As you may know, former Nintendo of America president and chief operating officer Reggie Fils-Aimé is doing a gaming podcast with Harold Goldberg for charity. The big draw is, of course, the Regginator’s stories about working at Nintendo and in the gaming industry, such as last week’s yarn about meeting Shigeru Miyamoto for the first time. This week, the duo talked with another luminary in the field, Geoff Keighley. Reggie and Geoff reminisce about their meetings over the past 15 years, but the best is when they talk about their professional friendship in the trade and their rivalry in competitive games like Wii Sports.
At around the 7:40 mark of the podcast, Howard asks Geoff and Reggie to discuss their relationship. Keighley pins their first meeting to 2005, shortly after Fils-Aimé joined Nintendo. They met for lunch at Hotel Casa Del Mar in Santa Monica after Geoff had interviewed Satoru Iwata for an article in Business 2.0. They started talking about things and developed a friendship from there. Reggie in turn recalls the first article about him published by Geoff Keighley later that year, in which he talks about the hardware and Virtual Console on the Revolution, later named the Wii.
However, one of the most endearing features of this friendship is the fierce rivalry in competitive games. Older gamers might recall that one of the highlights of E3 was Reggie taking on challengers in Nintendo games, especially Geoff Keighley. As it turns out, Geoff started this tradition. At E3 2006, he felt that it would make for good TV to challenge Fils-Aimé to a round of Wii Sports Tennis. Reggie lost badly and “swore that that would never happen again on any broadcast and in any situation.” After this incident, journalists would line up to challenge him at events. They all lost.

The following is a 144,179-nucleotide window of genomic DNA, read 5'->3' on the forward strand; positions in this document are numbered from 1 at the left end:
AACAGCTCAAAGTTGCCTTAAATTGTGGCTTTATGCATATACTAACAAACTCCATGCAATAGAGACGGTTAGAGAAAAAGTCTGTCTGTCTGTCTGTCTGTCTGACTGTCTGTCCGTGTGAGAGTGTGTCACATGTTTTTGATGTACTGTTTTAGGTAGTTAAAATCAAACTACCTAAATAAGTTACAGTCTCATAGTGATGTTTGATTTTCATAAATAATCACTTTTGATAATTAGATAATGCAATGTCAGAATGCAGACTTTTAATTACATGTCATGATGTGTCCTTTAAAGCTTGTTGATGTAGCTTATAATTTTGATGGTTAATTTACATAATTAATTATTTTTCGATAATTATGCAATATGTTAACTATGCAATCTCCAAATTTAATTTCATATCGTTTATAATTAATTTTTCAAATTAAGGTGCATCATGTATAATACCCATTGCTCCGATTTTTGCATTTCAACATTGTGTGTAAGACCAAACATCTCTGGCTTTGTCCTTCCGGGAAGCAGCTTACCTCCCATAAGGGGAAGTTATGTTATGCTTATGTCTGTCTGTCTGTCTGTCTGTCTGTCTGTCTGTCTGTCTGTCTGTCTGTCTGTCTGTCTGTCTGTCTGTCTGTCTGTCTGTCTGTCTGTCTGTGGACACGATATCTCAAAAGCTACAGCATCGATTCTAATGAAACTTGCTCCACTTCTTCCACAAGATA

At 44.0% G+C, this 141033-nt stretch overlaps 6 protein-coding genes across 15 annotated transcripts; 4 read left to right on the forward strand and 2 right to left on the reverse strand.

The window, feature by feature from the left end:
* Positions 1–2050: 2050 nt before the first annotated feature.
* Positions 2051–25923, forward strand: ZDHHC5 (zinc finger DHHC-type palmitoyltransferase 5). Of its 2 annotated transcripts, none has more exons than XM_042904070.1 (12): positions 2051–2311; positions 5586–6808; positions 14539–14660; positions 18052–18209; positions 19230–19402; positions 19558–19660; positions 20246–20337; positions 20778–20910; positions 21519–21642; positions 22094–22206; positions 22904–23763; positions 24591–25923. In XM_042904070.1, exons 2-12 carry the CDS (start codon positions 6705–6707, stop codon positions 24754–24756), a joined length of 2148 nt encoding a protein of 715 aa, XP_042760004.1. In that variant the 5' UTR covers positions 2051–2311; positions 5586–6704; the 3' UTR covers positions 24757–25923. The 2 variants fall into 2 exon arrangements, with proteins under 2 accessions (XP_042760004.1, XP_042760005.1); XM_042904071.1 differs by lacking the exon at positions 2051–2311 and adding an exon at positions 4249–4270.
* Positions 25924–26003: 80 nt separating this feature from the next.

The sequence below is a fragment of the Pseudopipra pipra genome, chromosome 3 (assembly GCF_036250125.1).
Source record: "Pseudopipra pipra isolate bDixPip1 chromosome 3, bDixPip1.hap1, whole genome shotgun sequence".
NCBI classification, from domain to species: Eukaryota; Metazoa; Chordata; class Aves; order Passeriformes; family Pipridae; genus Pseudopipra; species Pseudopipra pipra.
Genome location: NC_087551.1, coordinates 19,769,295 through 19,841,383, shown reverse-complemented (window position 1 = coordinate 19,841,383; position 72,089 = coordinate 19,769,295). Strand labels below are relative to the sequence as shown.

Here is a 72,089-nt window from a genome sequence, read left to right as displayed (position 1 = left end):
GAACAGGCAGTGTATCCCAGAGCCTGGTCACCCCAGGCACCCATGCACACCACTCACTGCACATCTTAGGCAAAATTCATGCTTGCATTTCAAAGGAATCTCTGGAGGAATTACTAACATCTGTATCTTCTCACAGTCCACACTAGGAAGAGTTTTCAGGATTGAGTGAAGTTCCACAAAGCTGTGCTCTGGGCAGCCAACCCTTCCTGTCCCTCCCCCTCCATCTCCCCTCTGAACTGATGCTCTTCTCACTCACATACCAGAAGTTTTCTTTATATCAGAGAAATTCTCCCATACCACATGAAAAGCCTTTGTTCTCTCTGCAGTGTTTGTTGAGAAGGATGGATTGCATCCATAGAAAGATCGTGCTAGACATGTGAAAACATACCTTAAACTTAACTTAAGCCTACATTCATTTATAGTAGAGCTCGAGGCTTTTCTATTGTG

However, this was all small change compared to his true nemesis. Reggie set up an event at GDC 2007 for the sole purpose of defeating Geoff Keighley. The Regginator practiced constantly, often taking business calls on a headset so he could get better at Wii Sports Tennis. Needless to say, he won. He used a similar regimen to beat Shigeru Miyamoto at Wii Fit Soccer, practicing the game all night prior to that match.
I’m not a huge fan of podcasts, but it was great to hear some of my industry heroes wax nostalgic about the good old days of their career. You can check out the podcast, and if you like what you’ve heard, consider giving a donation to nygamecritics.com/reggie. The proceeds go to homeless students.